The company added 1.0 million shares to an existing share buyback program, bringing the total to be bought over the coming months to 1.4 million. That represents 18.2% of shares in the float, i.e. shares not held by insiders. Only 22,000 shares per day are mustered up for trading in MASC. Thus the share repurchase activity could bring welcome liquidity to the market.
Cash from Railcars
Trinity Industries, Inc. (NYSE:TRN) offers diverse product lines to multiple industries around the world. Sales and leasing of railcars account for over half of the company's $3.7 billion in annual sales. Inland barge and energy equipment sales account for the balance. My firm Crystal Equity Research initiated coverage of TRN earlier this year. Trinity is expected to grow at a compound annual growth rate in excess of 15% over the next few years. Since the stock trades at a multiple of ten times earnings, it appeared undervalued.
Trinity does a good job of generating cash, converting 8% of sales to operating cash flow in the twelve months ending in June 2012. That success has put $294 million in cash on Trinity's balance sheet. The company proposes to use $200 million to repurchase shares. That represents 6.2 million shares at the current price level. With only 200,000 options outstanding, the share count could be reduced by close to 8% if the entire program is completed.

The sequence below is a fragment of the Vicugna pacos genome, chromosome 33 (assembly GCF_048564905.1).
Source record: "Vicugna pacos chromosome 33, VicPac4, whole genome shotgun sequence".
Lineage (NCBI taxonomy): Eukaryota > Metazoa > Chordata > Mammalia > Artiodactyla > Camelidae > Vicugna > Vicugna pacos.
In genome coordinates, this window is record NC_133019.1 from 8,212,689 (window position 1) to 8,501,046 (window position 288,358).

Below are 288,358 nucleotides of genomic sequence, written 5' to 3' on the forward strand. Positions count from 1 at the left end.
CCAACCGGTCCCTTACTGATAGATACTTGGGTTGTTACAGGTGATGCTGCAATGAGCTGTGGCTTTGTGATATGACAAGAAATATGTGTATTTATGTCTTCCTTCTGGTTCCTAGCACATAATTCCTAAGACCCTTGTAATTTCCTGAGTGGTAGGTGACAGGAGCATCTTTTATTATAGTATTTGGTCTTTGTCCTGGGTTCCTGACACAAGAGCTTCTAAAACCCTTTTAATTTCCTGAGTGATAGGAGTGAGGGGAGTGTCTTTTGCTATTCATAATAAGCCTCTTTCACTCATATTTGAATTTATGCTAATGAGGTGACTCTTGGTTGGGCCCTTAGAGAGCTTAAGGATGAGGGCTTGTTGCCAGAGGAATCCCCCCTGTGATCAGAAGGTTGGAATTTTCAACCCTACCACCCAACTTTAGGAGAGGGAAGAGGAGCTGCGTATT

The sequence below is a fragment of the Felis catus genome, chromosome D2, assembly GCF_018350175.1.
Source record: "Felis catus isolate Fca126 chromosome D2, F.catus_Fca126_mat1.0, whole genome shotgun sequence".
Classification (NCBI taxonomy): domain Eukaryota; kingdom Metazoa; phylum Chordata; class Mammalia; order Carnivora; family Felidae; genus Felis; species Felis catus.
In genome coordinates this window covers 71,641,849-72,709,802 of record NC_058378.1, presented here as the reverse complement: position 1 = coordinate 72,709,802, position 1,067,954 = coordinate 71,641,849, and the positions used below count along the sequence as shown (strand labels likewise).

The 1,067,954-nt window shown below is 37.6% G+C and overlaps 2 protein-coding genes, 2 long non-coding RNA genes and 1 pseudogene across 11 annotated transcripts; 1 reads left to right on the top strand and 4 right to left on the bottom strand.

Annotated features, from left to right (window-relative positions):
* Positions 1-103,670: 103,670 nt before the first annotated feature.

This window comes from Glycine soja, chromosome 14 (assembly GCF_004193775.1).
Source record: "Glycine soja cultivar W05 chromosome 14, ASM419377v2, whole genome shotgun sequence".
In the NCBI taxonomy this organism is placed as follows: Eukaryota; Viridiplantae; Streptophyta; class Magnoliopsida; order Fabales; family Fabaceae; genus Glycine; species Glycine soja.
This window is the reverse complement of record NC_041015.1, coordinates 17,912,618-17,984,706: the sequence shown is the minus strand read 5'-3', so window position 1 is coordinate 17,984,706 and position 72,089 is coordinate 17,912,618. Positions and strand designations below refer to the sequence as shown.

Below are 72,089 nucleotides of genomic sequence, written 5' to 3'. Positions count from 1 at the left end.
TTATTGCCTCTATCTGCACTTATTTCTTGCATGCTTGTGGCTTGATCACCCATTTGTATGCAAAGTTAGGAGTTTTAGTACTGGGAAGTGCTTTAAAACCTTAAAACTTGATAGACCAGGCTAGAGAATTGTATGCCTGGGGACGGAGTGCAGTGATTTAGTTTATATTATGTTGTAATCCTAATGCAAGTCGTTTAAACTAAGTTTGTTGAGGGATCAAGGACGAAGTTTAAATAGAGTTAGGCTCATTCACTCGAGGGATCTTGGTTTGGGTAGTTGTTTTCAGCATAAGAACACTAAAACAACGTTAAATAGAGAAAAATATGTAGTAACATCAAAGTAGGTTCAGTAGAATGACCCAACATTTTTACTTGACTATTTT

Trinity management should have little difficulty in executing on the repurchase plan. TRN trades over 1.0 million shares a day. While the buying activity may not be needed to provide liquidity, it may have an impact on short interest. Currently shares representing as much as 3.5% of the float have been sold ahead of anticipated share price declines. The company's presence in the market could put a squeeze on those positions.
Summary: Repurchase programs have historically offered bull case investors good returns. These four industrial suppliers - ARG, MASC, IDEX and TRN - also offer upside from solid growth potential, consistent profits and strong balance sheets.
Neither the author of the Small Cap Strategist web log, Crystal Equity Research nor its affiliates have a beneficial interest in the companies mentioned herein. Crystal Equity Research has a Buy rating on TRN.
Disclosure: I have no positions in any stocks mentioned, and no plans to initiate any positions within the next 72 hours. I wrote this article myself, and it expresses my own opinions. I am not receiving compensation for it (other than from Seeking Alpha). I have no business relationship with any company whose stock is mentioned in this article.